Swiss Taste: Fondue, zopf, pizza and more at Central Park

swiss taste restaurant central park beijing china with zopf fondue and more.jpg

My friend CM recently invited me to try a new restaurant dedicated to food and drink from her nation, Switzerland. That timely missive justified ending a long crappy day of work and heading to Central Park with two bottles of wine as a contribution to the night.

The restaurant is called Swiss Taste, seats up to sixty (with forty more outside when the weather is nice), and is in the Building 18 space formerly home to Navena Cafe and, before that, Nasca Cafe.

While Swiss Taste is still in “soft opening” mode, with the official launch slated for March 18, there are plenty of options on the menu. We shared a slew of dishes, including some with owner Peter Troesch, a veteran of China’s hospitality business. Here’s what filled our table (the collage above has photos of every item):

  • A plaited bread called zopf, a Swiss staple. Don’t expect something soft, sweet and tasteless: this bread is far heavier than it looks.
  • Cheese and cold cuts alongside the zopf.  CM says this is how she starts dinners in Switzerland.
  • Steak tartare, made with grass-fed Australian beef, and in-house marinated salmon appetizers.
  • A crispy “pizza” with sour cream where one typically finds cheese.
  • “Shots” of pea soup with ham and of pumpkin soup with seeds.
  • Fondue with three cheeses: that inspired another round of zopf.
  • A veal sausage with sauce and rosti, a shredded potato pancake. And sides of ratatouille and pasta.
  • A trio of desserts, including an apple pie-ish dish called apfelwähe, chocolate mousse and meringue.

Whew, that is a slightly overwhelming spread. I enjoyed most the moist-on-the-inside slightly-crusty-on-the-outside potato-y goodness of the rosti, and its partner sauce; the fondue, especially to see CM try to scrape every bit of hardened cheese from the pot; and the pizza, although it is best eaten right away before the crust cools and hardens.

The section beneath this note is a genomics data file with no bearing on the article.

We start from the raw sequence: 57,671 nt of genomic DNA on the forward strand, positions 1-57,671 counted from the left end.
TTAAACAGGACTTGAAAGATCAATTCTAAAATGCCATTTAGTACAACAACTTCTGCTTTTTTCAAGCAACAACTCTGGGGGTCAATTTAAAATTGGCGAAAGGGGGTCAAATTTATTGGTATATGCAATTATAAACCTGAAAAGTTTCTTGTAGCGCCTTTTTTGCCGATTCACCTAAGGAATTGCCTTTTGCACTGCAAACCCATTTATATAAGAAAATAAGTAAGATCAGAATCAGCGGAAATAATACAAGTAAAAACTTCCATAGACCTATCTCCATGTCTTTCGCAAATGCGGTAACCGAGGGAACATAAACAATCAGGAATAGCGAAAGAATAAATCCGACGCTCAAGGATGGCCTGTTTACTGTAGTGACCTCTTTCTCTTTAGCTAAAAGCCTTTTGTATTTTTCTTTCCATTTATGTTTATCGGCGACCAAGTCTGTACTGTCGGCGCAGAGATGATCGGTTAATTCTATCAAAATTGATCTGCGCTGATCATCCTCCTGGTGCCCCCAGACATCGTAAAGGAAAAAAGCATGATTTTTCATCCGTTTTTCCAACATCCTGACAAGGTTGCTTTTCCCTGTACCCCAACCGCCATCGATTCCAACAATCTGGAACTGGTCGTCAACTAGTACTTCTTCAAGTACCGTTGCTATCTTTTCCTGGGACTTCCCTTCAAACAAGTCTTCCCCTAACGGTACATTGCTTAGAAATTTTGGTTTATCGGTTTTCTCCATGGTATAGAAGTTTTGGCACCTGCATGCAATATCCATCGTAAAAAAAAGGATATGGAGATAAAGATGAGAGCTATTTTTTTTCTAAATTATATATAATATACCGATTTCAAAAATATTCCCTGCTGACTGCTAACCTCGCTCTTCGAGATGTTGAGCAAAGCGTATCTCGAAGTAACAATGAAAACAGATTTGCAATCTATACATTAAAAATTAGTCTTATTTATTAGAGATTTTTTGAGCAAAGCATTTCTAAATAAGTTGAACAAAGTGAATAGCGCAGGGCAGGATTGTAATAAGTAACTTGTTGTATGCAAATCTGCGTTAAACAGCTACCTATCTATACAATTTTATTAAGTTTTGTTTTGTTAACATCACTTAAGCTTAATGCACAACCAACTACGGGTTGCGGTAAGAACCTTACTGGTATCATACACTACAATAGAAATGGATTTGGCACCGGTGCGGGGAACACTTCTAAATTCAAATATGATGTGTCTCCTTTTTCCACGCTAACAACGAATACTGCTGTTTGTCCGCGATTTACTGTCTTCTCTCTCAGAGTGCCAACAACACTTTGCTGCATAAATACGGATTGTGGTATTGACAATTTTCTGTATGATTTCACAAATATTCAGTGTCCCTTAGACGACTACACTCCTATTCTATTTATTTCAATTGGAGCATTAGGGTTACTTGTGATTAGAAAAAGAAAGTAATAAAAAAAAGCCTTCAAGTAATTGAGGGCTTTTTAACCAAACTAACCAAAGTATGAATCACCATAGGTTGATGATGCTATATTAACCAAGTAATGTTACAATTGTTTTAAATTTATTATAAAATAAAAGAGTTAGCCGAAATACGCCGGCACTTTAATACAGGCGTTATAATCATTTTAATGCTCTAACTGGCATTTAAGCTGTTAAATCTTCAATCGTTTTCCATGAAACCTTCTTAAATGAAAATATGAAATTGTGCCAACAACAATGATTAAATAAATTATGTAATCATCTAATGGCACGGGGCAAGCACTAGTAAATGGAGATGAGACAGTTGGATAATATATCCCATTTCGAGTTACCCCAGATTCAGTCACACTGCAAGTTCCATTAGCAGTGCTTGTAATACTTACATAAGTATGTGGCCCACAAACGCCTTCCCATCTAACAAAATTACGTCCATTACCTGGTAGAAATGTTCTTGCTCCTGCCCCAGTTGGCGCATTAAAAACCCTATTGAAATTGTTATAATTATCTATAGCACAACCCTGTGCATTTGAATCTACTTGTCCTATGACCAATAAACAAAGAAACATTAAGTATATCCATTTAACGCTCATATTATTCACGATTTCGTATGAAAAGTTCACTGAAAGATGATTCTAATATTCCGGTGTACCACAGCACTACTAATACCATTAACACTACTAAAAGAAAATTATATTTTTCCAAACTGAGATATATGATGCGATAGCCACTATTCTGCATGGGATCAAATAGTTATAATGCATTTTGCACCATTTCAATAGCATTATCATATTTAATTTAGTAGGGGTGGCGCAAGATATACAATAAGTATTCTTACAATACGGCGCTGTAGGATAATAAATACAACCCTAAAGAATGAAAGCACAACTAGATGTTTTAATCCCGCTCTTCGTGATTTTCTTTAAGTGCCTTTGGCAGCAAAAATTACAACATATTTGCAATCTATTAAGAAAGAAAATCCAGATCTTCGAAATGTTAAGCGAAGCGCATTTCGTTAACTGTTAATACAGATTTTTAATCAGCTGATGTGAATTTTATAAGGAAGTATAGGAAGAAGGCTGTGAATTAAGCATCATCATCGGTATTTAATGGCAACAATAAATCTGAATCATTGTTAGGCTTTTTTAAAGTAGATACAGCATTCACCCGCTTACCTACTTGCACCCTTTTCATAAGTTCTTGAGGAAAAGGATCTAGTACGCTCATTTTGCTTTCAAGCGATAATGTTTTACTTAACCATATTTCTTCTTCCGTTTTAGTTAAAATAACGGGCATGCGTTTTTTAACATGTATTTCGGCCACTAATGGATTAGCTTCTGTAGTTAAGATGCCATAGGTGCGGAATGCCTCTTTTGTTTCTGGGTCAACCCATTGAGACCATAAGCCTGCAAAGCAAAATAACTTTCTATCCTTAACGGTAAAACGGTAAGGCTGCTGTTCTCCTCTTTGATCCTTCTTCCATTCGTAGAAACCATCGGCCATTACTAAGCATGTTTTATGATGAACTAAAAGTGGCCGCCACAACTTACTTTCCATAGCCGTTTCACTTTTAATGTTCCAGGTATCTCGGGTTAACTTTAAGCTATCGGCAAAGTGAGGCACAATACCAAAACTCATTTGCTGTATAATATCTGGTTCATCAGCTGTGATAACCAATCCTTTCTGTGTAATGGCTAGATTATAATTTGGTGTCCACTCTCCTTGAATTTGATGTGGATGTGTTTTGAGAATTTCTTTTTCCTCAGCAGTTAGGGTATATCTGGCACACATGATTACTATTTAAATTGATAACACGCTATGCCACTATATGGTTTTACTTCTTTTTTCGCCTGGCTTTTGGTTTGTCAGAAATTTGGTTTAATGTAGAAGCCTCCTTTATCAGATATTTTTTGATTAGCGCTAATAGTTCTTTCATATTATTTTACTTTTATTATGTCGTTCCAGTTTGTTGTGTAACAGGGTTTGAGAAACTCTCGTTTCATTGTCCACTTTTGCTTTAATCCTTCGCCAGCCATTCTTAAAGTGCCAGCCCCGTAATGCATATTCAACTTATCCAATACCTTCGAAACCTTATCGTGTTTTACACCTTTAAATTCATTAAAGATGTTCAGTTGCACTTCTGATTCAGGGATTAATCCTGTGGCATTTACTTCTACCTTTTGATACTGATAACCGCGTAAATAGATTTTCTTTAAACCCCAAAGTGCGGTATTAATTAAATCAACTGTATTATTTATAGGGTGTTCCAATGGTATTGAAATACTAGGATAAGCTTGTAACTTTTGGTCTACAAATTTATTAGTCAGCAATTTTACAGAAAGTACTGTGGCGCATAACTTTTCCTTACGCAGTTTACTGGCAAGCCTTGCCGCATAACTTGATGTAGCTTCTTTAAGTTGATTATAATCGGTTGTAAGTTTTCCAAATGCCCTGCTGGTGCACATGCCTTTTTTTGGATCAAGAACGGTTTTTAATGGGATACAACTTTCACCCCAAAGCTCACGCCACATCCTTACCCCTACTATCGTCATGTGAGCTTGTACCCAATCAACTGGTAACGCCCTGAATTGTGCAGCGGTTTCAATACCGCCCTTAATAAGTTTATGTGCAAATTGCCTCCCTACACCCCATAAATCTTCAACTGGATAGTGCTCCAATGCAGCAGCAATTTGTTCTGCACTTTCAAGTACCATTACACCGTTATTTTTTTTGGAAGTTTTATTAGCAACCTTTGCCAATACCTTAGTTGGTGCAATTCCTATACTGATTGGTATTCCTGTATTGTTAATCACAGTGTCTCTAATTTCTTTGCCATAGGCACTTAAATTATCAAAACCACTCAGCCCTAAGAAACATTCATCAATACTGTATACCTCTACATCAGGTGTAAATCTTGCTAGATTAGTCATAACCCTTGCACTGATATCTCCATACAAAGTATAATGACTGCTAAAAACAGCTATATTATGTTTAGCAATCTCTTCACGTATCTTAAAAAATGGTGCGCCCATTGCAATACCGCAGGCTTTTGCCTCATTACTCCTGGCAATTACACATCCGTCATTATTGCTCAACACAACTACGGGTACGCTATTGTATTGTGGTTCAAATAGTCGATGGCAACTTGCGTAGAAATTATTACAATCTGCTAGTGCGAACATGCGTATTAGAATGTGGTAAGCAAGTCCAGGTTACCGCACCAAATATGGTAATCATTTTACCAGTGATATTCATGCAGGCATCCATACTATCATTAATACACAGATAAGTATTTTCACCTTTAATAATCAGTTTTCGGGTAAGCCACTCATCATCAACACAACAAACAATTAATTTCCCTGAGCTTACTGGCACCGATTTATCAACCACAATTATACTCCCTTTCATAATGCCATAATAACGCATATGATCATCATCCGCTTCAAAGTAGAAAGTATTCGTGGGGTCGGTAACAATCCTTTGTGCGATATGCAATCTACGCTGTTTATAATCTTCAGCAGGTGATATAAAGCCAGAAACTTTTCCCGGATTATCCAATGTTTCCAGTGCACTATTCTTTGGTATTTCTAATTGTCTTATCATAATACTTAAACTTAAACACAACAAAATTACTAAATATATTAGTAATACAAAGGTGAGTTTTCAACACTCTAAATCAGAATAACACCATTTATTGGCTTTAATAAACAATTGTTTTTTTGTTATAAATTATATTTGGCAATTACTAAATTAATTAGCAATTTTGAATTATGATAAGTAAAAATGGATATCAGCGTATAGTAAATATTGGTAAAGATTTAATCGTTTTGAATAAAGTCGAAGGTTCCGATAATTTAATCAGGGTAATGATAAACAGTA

I also liked that most of the dishes — from charcuterie to pizza to fondue to soup shots — were easy to share and would allow a group of friends to work their way through a good part of the menu.

And I was tempted to experiment: I wanted to dip that sausage in the fondue and drip gooey cheese on the pizza. But I wasn’t sure how that would go over with CM, who was raving about the food’s authenticity, and who, as someone who hails from the Swiss alps, had already given me a dubious look when asking if I could ski.

As for drinks, we polished off several bottles of wine. That included a pleasant Swiss one with Chasselas grapes, a waxy green pear aroma and a pleasant mineral-y taste, and a light fresh Chinese one made with Riesling grapes. (Troesch says he is already stocking several dozen Swiss wines.) Oh, and we had a delicious Etter pear brand from Switzerland as a digestif: the company’s site says it takes 11 kilograms of pears to make one bottle of this beverage.

Anyway, that’s a first taste at Swiss Taste, one that had me close to a food coma. I’ll have more details on this place when it opens, including on its brunch menu, the range of Swiss products it will sell for takeaway, and its plans to serve as a cocktail hub, particularly for the crowd from Central Park.

You can reach Swiss Taste via 6597-9229 or info (at)

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1 Comment

  1. I visit Beijing many times since 1987. It’s the first time that I ate authentic Swiss food in the “jing”. As a Swiss I was surprised and delighted about the “Zopf” (better than many bakeries in Switzerland) and my Chinese friend loved the pea soup and especially the desserts. Should mention the fantastic cocktails mixed by restaurant manager Matthew. Once they get in terms with its supplier about the texture of the sausage (was kinda saggy), this place is a great new dining- and drinking option in Beijing!

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